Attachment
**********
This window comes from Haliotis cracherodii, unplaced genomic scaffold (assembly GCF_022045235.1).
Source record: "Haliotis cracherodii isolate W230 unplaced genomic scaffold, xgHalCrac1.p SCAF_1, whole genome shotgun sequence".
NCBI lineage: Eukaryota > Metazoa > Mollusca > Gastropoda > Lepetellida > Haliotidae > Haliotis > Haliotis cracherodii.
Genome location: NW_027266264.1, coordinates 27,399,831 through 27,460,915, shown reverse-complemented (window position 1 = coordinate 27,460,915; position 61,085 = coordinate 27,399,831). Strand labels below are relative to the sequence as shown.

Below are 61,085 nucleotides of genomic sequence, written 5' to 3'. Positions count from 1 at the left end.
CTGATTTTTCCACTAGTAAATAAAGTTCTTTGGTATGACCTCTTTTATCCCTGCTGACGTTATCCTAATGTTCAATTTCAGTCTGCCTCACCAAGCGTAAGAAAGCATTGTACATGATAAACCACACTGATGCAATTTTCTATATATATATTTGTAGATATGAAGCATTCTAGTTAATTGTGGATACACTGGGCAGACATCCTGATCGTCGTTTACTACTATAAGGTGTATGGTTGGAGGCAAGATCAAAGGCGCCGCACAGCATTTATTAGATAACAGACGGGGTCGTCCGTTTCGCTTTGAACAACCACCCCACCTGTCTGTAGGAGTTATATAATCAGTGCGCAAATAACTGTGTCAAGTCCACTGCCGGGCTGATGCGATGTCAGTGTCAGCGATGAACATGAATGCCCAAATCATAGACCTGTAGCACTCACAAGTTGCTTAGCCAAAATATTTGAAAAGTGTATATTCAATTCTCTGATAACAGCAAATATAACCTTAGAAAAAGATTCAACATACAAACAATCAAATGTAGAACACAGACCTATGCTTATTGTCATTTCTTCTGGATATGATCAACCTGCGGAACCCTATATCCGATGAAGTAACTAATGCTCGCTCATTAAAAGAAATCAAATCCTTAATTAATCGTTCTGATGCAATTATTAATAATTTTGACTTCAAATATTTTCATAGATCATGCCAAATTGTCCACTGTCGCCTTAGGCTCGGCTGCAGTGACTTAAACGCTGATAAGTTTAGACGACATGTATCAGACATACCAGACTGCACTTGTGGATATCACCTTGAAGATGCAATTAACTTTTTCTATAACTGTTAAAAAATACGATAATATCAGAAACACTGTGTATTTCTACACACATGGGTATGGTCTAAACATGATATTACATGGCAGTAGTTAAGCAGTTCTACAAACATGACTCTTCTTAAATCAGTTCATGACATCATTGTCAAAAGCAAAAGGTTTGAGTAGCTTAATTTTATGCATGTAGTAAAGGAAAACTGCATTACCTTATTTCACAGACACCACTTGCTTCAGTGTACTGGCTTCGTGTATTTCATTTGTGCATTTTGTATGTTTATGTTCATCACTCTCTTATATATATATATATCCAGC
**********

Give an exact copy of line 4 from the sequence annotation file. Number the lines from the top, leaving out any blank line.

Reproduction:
Genome location: NW_027266264.1, coordinates 27,399,831 through 27,460,915, shown reverse-complemented (window position 1 = coordinate 27,460,915; position 61,085 = coordinate 27,399,831). Strand labels below are relative to the sequence as shown.